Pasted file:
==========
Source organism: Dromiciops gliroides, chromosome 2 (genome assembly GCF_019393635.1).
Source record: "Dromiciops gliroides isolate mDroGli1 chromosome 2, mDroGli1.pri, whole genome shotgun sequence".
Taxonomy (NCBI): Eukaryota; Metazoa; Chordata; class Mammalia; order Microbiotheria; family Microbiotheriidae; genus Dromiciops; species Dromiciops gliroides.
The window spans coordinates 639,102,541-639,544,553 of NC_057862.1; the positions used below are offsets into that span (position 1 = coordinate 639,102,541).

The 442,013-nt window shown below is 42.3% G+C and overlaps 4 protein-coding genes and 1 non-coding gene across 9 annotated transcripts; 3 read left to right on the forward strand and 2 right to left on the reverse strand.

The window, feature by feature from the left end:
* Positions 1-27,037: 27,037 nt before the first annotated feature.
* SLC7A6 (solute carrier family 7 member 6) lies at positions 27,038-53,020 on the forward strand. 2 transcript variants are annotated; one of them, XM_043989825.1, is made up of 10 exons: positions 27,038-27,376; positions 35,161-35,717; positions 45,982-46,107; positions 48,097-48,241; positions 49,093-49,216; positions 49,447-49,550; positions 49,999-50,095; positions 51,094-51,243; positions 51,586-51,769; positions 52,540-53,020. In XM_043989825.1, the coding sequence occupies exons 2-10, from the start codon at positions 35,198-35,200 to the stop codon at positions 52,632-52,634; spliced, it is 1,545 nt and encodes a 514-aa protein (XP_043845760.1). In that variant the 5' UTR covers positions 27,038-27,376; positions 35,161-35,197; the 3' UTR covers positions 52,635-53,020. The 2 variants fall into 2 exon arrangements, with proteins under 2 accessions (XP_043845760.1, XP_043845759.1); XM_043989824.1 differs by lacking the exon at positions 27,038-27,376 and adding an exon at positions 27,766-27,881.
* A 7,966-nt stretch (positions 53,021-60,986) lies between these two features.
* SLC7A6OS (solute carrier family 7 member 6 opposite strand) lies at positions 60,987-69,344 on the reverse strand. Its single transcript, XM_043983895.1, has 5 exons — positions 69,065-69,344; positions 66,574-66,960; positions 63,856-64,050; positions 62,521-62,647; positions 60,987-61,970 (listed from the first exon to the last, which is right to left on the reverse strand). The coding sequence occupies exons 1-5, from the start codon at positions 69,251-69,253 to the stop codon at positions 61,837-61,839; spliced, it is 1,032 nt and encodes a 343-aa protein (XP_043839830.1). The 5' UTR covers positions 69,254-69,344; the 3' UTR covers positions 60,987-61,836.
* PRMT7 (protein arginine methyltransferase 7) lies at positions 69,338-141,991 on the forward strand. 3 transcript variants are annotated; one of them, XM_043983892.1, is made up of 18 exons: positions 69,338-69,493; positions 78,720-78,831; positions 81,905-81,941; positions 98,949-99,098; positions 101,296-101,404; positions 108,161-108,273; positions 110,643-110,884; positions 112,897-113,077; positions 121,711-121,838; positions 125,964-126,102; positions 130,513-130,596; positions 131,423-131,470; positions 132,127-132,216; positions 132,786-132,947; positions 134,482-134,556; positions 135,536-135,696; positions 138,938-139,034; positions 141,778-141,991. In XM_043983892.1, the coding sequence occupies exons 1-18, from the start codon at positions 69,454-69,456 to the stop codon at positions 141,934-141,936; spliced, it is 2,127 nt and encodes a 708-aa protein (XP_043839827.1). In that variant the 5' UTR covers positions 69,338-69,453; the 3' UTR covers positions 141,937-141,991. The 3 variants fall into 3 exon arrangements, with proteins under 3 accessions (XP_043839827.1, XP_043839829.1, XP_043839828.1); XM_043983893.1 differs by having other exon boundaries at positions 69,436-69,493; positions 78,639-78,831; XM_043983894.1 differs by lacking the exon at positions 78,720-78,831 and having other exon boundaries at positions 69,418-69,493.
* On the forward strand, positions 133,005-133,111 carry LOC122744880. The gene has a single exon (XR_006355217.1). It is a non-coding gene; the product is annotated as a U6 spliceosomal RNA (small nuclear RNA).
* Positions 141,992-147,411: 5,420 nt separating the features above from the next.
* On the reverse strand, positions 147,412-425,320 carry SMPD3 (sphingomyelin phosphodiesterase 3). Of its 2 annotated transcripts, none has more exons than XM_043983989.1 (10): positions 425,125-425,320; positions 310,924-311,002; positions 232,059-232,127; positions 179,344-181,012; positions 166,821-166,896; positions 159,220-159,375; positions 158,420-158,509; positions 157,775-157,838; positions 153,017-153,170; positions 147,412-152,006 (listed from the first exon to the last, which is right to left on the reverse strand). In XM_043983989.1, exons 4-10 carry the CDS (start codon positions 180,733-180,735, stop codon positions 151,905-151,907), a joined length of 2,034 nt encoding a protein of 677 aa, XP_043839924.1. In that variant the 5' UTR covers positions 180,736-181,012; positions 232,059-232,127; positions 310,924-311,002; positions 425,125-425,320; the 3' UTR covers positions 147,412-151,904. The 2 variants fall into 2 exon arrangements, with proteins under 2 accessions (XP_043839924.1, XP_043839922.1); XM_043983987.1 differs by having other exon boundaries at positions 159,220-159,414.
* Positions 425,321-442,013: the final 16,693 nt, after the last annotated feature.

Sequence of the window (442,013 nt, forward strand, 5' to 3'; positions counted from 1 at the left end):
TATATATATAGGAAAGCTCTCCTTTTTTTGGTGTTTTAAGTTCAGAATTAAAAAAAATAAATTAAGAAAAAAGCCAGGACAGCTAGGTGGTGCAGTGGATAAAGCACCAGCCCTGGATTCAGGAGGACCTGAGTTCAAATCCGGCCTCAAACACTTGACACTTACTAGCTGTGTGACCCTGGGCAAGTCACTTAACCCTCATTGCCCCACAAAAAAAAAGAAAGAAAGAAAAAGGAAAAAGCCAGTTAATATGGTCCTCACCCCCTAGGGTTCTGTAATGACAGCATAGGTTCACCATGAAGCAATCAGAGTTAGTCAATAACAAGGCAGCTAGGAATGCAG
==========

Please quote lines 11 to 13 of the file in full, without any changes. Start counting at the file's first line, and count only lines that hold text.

* PRMT7 (protein arginine methyltransferase 7) lies at positions 69,338-141,991 on the forward strand. 3 transcript variants are annotated; one of them, XM_043983892.1, is made up of 18 exons: positions 69,338-69,493; positions 78,720-78,831; positions 81,905-81,941; positions 98,949-99,098; positions 101,296-101,404; positions 108,161-108,273; positions 110,643-110,884; positions 112,897-113,077; positions 121,711-121,838; positions 125,964-126,102; positions 130,513-130,596; positions 131,423-131,470; positions 132,127-132,216; positions 132,786-132,947; positions 134,482-134,556; positions 135,536-135,696; positions 138,938-139,034; positions 141,778-141,991. In XM_043983892.1, the coding sequence occupies exons 1-18, from the start codon at positions 69,454-69,456 to the stop codon at positions 141,934-141,936; spliced, it is 2,127 nt and encodes a 708-aa protein (XP_043839827.1). In that variant the 5' UTR covers positions 69,338-69,453; the 3' UTR covers positions 141,937-141,991. The 3 variants fall into 3 exon arrangements, with proteins under 3 accessions (XP_043839827.1, XP_043839829.1, XP_043839828.1); XM_043983893.1 differs by having other exon boundaries at positions 69,436-69,493; positions 78,639-78,831; XM_043983894.1 differs by lacking the exon at positions 78,720-78,831 and having other exon boundaries at positions 69,418-69,493.
* On the forward strand, positions 133,005-133,111 carry LOC122744880. The gene has a single exon (XR_006355217.1). It is a non-coding gene; the product is annotated as a U6 spliceosomal RNA (small nuclear RNA).
* Positions 141,992-147,411: 5,420 nt separating the features above from the next.